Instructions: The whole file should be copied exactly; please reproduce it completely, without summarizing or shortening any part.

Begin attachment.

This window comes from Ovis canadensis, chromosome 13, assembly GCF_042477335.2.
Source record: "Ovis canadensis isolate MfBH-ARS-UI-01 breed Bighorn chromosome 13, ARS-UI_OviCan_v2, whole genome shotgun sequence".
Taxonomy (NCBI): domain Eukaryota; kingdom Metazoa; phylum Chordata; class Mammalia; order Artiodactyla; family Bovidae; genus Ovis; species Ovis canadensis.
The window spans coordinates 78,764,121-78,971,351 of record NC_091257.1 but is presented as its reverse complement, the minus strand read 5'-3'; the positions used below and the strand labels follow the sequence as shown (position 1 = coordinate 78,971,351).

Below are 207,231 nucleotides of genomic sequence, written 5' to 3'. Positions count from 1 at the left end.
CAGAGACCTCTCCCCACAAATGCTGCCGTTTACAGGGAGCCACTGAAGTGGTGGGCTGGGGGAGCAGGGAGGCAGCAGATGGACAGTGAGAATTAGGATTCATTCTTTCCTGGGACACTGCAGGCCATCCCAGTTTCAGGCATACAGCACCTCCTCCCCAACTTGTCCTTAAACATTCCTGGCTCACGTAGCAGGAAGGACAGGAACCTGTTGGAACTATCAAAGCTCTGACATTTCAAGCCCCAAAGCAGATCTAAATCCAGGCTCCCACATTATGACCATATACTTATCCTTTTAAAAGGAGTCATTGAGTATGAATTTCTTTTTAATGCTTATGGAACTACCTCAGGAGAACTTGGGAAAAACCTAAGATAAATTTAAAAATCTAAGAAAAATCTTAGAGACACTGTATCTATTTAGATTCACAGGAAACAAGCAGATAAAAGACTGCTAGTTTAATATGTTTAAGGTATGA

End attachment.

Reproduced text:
This window comes from Ovis canadensis, chromosome 13, assembly GCF_042477335.2.
Source record: "Ovis canadensis isolate MfBH-ARS-UI-01 breed Bighorn chromosome 13, ARS-UI_OviCan_v2, whole genome shotgun sequence".
Taxonomy (NCBI): domain Eukaryota; kingdom Metazoa; phylum Chordata; class Mammalia; order Artiodactyla; family Bovidae; genus Ovis; species Ovis canadensis.
The window spans coordinates 78,764,121-78,971,351 of record NC_091257.1 but is presented as its reverse complement, the minus strand read 5'-3'; the positions used below and the strand labels follow the sequence as shown (position 1 = coordinate 78,971,351).

Below are 207,231 nucleotides of genomic sequence, written 5' to 3'. Positions count from 1 at the left end.
CAGAGACCTCTCCCCACAAATGCTGCCGTTTACAGGGAGCCACTGAAGTGGTGGGCTGGGGGAGCAGGGAGGCAGCAGATGGACAGTGAGAATTAGGATTCATTCTTTCCTGGGACACTGCAGGCCATCCCAGTTTCAGGCATACAGCACCTCCTCCCCAACTTGTCCTTAAACATTCCTGGCTCACGTAGCAGGAAGGACAGGAACCTGTTGGAACTATCAAAGCTCTGACATTTCAAGCCCCAAAGCAGATCTAAATCCAGGCTCCCACATTATGACCATATACTTATCCTTTTAAAAGGAGTCATTGAGTATGAATTTCTTTTTAATGCTTATGGAACTACCTCAGGAGAACTTGGGAAAAACCTAAGATAAATTTAAAAATCTAAGAAAAATCTTAGAGACACTGTATCTATTTAGATTCACAGGAAACAAGCAGATAAAAGACTGCTAGTTTAATATGTTTAAGGTATGA